important source of food and timber for coastal
people.

The Atlantic Ocean offers a bounty of fish used
both for food and as commercial products.

Significant lakes and rivers, like Lake Volta and
the Volta River, supply the subregion with
freshwater and hydroelectric power, while also
benefiting agriculture and tourism.
Climates, Biomes, and Resources

With its latitudinal climate pattern, the environment
changes dramatically from north to south, with
desert in the north giving way to savannah, then
tropical forest, in the south.

The grassy savannah is home to many mammals,
while the tropical wet forests are full of trees and
produce spices, nuts, and legumes.

Many minerals are extracted in the subregion,
including conflict diamonds, or diamonds that are
mined in war-torn areas and used to finance war.
Cameroon, Central African Republic, South Sudan,
Gabon, Congo, Democratic Republic of the Congo, and
Sao Tome & Principe
Landforms

Equatorial Africa, or the Heart of Africa, is a
tropical subregion located on and near the
Equator in Central Africa.

Covered by thick rain forest, it is home to
Africa’s most famous and colorful wildlife.

A basin is an area that is drained by a river and
its tributaries, and the Congo Basin is the
second-largest river basin on Earth.
Water Systems

Five of Equatorial Africa’s countries border the
Gulf of Guinea, making fishing important in all of
these nations.

The Congo River and its many tributaries form a
large network of navigable highways, although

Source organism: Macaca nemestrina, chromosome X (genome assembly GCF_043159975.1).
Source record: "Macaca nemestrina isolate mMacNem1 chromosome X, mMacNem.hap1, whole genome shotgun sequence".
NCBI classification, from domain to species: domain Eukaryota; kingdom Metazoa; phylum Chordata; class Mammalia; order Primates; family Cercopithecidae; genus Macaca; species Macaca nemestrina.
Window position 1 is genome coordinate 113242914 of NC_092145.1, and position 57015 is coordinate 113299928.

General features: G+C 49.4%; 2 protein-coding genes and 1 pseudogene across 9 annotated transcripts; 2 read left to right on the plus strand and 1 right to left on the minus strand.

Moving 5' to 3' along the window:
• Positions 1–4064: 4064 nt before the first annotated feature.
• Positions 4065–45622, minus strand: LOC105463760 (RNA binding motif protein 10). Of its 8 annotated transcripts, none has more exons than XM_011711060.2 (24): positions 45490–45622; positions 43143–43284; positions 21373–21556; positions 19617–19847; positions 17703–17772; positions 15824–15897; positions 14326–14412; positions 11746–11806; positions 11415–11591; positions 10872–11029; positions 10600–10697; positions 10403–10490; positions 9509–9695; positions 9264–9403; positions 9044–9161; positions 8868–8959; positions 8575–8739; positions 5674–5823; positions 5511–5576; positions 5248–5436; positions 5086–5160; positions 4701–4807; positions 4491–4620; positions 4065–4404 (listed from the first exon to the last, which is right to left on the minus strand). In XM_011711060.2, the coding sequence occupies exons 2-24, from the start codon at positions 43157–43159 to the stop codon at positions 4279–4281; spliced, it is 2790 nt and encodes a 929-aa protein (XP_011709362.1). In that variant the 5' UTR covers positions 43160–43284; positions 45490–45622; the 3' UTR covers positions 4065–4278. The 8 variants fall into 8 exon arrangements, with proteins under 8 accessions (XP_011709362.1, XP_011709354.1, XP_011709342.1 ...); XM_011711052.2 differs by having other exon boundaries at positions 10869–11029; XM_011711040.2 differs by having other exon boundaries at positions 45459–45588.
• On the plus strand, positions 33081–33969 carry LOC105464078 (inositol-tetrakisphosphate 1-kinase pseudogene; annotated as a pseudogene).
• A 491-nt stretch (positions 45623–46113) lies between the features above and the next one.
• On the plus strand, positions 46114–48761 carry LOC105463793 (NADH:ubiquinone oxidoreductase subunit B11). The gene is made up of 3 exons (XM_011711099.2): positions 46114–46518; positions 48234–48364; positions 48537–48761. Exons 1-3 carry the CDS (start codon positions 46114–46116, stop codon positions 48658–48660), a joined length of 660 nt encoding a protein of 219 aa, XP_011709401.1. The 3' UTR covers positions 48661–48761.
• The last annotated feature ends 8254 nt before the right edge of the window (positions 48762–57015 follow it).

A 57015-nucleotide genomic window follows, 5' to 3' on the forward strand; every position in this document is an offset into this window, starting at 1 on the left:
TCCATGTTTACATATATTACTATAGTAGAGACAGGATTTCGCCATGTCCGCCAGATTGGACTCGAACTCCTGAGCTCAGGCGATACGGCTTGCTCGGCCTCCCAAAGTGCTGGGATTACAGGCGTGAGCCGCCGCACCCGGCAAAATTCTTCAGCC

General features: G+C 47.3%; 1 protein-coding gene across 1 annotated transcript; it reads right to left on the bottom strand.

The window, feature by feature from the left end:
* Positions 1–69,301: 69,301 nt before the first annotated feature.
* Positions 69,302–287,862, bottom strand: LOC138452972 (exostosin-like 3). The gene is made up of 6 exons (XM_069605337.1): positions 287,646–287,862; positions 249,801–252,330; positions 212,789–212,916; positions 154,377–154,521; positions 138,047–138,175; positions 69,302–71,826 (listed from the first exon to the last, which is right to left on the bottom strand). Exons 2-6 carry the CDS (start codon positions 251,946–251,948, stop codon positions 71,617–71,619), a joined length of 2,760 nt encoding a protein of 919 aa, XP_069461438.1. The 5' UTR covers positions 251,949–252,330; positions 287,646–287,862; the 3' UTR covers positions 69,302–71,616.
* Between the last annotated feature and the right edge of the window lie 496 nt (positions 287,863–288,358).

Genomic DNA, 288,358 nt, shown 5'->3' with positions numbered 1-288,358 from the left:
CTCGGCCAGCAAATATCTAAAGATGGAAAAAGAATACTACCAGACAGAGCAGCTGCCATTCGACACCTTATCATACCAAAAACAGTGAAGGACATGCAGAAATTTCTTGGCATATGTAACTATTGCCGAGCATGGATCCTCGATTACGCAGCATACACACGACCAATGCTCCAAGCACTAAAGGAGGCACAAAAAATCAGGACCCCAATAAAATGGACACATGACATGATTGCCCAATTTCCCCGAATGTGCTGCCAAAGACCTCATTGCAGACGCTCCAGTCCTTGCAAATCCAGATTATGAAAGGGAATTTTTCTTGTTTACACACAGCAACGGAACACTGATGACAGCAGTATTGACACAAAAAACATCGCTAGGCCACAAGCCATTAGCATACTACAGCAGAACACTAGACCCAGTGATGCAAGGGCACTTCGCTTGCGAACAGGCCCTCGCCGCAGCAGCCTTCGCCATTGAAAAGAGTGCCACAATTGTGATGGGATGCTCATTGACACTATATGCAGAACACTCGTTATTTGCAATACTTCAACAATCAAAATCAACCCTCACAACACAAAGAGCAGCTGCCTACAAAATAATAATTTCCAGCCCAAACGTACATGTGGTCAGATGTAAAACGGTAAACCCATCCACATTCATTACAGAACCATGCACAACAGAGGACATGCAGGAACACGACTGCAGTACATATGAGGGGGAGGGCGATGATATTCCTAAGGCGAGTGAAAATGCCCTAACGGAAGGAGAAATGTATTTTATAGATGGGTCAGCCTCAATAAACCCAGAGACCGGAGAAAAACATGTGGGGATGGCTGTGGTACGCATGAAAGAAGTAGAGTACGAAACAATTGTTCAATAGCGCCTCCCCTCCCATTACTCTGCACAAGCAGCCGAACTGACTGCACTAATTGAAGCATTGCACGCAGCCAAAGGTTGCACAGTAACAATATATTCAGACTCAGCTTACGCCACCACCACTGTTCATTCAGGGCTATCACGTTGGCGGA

some of these routes have rapids and waterfalls
that block boat traffic.

Lake Tanganyika, the second-largest and seconddeepest lake in the world, acts as a major food
source and transportation route.
Climates, Biomes, and Resources

A region of high temperatures and tropical climates,
most of the subregion has a tropical rain forest climate.

The highland areas surrounding the Congo Basin
experience montane, or highland, climates.

The complex biome of the rain forest is home to a wide
variety of animal and insect life.

The subregion’s mineral resources are abundant.

Although water is a major natural resource, controlling
it for practical purposes is difficult.
Angola, Cabinda, Zambia, Malawi, Mozambique,
Zimbabwe, Botswana, Namibia, South Africa, Lesotho,
Swaziland, Madagascar
Landforms

Southern Africa consists of ten mainland
countries and four island countries.

Most of Southern Africa sits at a high altitude,
or height above sea level.

The Great Escarpment, a long cliff that
separates two different altitudes, forms a nearly
unbroken U-shape, starting from the west coast
and curving northeast.

The land inside the Great Escarpment is mostly
hills and plateaus.
Water Systems

Several rivers run through the area, the
Okavango, the Orange, and the Zambezi
Rivers, although none are fully navigable.

Although the rivers are not useful for
transportation, they are useful for generating
electricity.

The rivers support aquatic wildlife such as
hippopotamuses and crocodiles.
Climates, Biomes, and Resources

The coastal areas of Southern Africa have marine
climates that are greatly affected by the open
ocean.

The Cape of Good Hope and surrounding areas
have a Mediterranean climate, with warm, dry
summers and cool, rainy winters.

The northern and eastern regions are covered by
the savanna, vast grasslands dotted with small
trees, which is home to the Big Five: lions,
leopards, elephants, Cape buffalo, and
rhinoceroses.